Legendary historical names are indelibly linked to Colonial Williamsburg. George Washington, Thomas Jefferson and Patrick Henry all logged serious time here in Virginia's Tidewater region during the run-up to independence. Of similar legend—at least in golf architecture circles—is Robert Trent Jones, who put Colonial Williamsburg on the golf map with his 1963 design of Golden Horseshoe's Gold course. Jones once favorably compared his creation to Augusta National. While Trent Jones's son Rees won't go quite that far, he does acknowledge the stellar job that his father did with the course: "The original tailor," he once said, "cut a great suit." Rees would know—he first renovated his dad's design in 1998, then finished what he started in 2017. Reopened July 1, Golden Horseshoe's Gold course has regained its luster.
Jones the younger employed a light though significant touch on his latest tweak to Gold. The tees, fairways and rough have been regrassed with Northbridge Bermuda, while the greens were rebuilt to USGA specs and resurfaced with 007 bentgrass. Bunkers were reconstructed using the renowned Better Billy Bunker technique and filled with new sand. Improved drainage and irrigation, selected tree and underbrush clearing, new forward tees and revamped greens with reduced slopes at holes 2, 6, 12 and 18 are additional highlights.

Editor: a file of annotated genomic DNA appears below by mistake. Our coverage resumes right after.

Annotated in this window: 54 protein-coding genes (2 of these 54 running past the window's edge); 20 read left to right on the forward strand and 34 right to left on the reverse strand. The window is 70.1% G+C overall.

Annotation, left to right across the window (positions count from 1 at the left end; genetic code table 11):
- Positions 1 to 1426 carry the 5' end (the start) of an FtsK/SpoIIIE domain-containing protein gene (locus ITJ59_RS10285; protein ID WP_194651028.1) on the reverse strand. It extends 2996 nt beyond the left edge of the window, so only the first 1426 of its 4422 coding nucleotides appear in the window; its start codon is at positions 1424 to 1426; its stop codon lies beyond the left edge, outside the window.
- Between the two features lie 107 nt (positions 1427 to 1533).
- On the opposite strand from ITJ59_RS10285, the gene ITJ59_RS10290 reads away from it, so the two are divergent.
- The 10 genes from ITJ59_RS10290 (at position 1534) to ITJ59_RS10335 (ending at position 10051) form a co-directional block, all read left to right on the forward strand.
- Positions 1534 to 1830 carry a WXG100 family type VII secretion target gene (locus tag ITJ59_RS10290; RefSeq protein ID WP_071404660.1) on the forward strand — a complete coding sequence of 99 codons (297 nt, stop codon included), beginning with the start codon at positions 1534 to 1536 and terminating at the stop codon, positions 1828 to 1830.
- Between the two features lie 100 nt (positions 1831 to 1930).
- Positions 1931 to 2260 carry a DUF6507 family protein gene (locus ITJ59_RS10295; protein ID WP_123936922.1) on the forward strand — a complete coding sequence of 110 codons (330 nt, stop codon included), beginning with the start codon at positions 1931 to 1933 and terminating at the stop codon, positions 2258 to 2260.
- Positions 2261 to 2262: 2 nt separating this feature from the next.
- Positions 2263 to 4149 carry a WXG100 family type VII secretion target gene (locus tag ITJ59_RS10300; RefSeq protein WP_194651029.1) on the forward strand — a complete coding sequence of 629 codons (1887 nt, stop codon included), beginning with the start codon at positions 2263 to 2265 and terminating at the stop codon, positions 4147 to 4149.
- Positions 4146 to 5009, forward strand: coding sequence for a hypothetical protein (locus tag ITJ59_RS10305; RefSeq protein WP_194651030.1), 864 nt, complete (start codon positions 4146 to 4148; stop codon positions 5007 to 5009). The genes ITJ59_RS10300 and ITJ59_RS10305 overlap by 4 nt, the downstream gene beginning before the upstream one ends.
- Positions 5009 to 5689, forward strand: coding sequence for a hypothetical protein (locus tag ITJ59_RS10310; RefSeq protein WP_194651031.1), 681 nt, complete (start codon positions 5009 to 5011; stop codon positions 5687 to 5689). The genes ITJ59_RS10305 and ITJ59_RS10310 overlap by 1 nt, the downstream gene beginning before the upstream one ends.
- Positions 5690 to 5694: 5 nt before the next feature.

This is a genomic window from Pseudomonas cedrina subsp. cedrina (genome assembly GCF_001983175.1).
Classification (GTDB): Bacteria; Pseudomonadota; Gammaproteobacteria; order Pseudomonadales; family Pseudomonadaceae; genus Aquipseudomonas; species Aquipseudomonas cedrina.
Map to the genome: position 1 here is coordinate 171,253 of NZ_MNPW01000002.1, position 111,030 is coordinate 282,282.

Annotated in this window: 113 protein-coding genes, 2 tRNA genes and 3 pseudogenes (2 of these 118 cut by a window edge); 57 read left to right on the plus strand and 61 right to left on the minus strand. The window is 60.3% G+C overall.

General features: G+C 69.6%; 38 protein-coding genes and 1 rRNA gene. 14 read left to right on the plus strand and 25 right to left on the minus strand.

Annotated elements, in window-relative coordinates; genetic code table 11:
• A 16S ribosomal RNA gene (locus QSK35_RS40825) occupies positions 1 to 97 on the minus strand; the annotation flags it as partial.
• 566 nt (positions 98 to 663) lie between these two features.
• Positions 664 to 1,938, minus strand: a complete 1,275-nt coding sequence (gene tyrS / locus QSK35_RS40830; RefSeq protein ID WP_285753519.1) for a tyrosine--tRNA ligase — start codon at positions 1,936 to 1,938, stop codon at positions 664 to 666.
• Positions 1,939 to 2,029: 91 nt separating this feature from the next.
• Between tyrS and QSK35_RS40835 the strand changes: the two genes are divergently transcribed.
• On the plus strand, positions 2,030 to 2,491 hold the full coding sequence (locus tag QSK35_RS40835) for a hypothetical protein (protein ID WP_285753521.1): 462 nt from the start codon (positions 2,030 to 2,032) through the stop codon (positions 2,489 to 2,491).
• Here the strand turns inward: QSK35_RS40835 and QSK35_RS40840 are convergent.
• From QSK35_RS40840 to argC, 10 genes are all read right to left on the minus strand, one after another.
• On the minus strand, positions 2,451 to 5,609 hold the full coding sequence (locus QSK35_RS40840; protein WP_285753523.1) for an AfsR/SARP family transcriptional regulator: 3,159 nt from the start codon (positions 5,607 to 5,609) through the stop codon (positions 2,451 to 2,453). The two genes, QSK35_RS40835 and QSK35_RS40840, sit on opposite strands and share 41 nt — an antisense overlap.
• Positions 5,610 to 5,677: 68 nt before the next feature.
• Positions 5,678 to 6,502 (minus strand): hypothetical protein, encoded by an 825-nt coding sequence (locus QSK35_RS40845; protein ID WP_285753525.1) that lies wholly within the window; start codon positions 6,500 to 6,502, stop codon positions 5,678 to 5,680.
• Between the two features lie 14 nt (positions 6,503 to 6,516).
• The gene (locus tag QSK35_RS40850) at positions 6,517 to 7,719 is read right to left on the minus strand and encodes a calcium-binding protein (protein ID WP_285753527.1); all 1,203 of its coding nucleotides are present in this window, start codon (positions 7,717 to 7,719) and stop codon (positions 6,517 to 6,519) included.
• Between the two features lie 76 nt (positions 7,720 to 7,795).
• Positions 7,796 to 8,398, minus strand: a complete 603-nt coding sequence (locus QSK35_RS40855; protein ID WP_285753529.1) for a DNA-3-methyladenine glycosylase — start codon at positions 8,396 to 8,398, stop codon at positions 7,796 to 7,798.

What remains is Trent Jones's classic routing through vast, wooded valleys, a fistful of holes that tangle with ravines and a five-acre lake, and a quartet of par 3s unrivaled in the Mid-Atlantic region. Postcards usually feature the downhill, 160-yard 16th, which plays to a banana-shaped, virtual island green, although the tougher hole is the equally dramatic 206-yard seventh, which demands a lake carry to a green guarded by three bunkers. Rees's alterations are spot on—and Golden Horseshoe's Gold is styling once again.